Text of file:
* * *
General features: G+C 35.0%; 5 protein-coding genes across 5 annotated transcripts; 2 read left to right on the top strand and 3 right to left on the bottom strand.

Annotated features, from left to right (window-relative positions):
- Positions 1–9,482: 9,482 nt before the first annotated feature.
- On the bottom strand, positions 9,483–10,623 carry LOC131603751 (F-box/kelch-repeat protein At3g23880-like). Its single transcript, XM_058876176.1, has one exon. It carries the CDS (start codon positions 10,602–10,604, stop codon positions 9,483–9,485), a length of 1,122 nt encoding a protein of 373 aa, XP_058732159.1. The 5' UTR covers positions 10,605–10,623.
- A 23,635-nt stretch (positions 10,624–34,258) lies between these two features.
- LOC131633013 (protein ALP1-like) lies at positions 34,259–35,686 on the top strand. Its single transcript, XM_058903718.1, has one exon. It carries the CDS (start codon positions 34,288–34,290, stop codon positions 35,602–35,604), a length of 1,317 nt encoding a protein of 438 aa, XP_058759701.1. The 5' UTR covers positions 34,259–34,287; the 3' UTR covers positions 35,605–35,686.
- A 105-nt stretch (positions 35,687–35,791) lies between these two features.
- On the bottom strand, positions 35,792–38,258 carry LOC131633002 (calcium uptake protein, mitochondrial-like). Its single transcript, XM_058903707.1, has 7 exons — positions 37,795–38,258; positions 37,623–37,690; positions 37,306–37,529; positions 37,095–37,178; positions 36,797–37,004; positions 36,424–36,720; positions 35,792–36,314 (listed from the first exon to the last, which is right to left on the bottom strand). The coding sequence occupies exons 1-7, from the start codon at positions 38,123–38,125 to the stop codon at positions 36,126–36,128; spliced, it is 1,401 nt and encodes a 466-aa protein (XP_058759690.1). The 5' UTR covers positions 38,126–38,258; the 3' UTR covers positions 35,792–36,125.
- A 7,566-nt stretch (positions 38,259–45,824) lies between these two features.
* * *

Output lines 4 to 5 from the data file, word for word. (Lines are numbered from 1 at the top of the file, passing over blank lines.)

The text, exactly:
- On the bottom strand, positions 9,483–10,623 carry LOC131603751 (F-box/kelch-repeat protein At3g23880-like). Its single transcript, XM_058876176.1, has one exon. It carries the CDS (start codon positions 10,602–10,604, stop codon positions 9,483–9,485), a length of 1,122 nt encoding a protein of 373 aa, XP_058732159.1. The 5' UTR covers positions 10,605–10,623.
- A 23,635-nt stretch (positions 10,624–34,258) lies between these two features.